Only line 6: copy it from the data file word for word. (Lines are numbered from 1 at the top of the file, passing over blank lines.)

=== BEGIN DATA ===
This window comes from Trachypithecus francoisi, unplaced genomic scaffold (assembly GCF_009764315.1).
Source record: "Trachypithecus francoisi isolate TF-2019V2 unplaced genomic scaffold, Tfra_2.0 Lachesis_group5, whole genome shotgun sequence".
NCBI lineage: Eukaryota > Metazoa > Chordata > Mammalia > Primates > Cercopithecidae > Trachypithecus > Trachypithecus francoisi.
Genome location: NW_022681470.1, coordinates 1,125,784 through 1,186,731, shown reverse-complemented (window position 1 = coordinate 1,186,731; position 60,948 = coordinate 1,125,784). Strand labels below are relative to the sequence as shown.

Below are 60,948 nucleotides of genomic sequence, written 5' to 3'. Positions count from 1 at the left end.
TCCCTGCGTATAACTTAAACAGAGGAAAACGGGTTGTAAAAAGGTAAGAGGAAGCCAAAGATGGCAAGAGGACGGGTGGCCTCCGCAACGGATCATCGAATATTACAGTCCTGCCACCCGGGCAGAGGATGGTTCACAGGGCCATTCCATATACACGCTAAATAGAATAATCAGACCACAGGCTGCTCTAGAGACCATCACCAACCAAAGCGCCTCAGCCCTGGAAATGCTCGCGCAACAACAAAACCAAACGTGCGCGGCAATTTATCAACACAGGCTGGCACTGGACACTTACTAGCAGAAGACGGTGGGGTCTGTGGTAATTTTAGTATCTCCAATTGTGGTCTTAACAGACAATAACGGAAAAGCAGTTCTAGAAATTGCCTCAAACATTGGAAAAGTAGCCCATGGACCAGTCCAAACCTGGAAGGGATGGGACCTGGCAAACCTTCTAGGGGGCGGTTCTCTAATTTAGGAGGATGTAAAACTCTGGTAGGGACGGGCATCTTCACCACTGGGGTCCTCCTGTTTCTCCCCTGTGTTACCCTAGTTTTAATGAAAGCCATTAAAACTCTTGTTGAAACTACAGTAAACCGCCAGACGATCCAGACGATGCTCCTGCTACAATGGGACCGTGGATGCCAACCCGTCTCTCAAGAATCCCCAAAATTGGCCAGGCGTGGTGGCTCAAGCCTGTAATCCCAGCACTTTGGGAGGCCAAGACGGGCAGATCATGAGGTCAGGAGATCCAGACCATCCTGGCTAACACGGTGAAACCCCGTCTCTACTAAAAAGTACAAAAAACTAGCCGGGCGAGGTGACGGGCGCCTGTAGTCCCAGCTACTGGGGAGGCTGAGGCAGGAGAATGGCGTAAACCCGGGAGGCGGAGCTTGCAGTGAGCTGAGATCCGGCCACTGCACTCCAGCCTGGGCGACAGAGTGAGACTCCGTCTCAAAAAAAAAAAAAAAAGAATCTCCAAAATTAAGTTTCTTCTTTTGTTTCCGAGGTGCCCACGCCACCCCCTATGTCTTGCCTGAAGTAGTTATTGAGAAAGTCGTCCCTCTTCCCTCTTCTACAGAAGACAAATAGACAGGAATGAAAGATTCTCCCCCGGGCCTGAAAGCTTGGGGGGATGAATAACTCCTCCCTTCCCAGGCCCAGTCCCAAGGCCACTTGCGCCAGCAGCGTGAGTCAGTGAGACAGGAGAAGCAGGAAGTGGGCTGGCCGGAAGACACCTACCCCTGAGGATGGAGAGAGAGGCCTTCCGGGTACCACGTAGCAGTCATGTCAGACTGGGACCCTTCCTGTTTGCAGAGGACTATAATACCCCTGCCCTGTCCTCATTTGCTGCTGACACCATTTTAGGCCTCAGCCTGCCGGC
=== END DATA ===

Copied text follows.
TCCCTGCGTATAACTTAAACAGAGGAAAACGGGTTGTAAAAAGGTAAGAGGAAGCCAAAGATGGCAAGAGGACGGGTGGCCTCCGCAACGGATCATCGAATATTACAGTCCTGCCACCCGGGCAGAGGATGGTTCACAGGGCCATTCCATATACACGCTAAATAGAATAATCAGACCACAGGCTGCTCTAGAGACCATCACCAACCAAAGCGCCTCAGCCCTGGAAATGCTCGCGCAACAACAAAACCAAACGTGCGCGGCAATTTATCAACACAGGCTGGCACTGGACACTTACTAGCAGAAGACGGTGGGGTCTGTGGTAATTTTAGTATCTCCAATTGTGGTCTTAACAGACAATAACGGAAAAGCAGTTCTAGAAATTGCCTCAAACATTGGAAAAGTAGCCCATGGACCAGTCCAAACCTGGAAGGGATGGGACCTGGCAAACCTTCTAGGGGGCGGTTCTCTAATTTAGGAGGATGTAAAACTCTGGTAGGGACGGGCATCTTCACCACTGGGGTCCTCCTGTTTCTCCCCTGTGTTACCCTAGTTTTAATGAAAGCCATTAAAACTCTTGTTGAAACTACAGTAAACCGCCAGACGATCCAGACGATGCTCCTGCTACAATGGGACCGTGGATGCCAACCCGTCTCTCAAGAATCCCCAAAATTGGCCAGGCGTGGTGGCTCAAGCCTGTAATCCCAGCACTTTGGGAGGCCAAGACGGGCAGATCATGAGGTCAGGAGATCCAGACCATCCTGGCTAACACGGTGAAACCCCGTCTCTACTAAAAAGTACAAAAAACTAGCCGGGCGAGGTGACGGGCGCCTGTAGTCCCAGCTACTGGGGAGGCTGAGGCAGGAGAATGGCGTAAACCCGGGAGGCGGAGCTTGCAGTGAGCTGAGATCCGGCCACTGCACTCCAGCCTGGGCGACAGAGTGAGACTCCGTCTCAAAAAAAAAAAAAAAAGAATCTCCAAAATTAAGTTTCTTCTTTTGTTTCCGAGGTGCCCACGCCACCCCCTATGTCTTGCCTGAAGTAGTTATTGAGAAAGTCGTCCCTCTTCCCTCTTCTACAGAAGACAAATAGACAGGAATGAAAGATTCTCCCCCGGGCCTGAAAGCTTGGGGGGATGAATAACTCCTCCCTTCCCAGGCCCAGTCCCAAGGCCACTTGCGCCAGCAGCGTGAGTCAGTGAGACAGGAGAAGCAGGAAGTGGGCTGGCCGGAAGACACCTACCCCTGAGGATGGAGAGAGAGGCCTTCCGGGTACCACGTAGCAGTCATGTCAGACTGGGACCCTTCCTGTTTGCAGAGGACTATAATACCCCTGCCCTGTCCTCATTTGCTGCTGACACCATTTTAGGCCTCAGCCTGCCGGC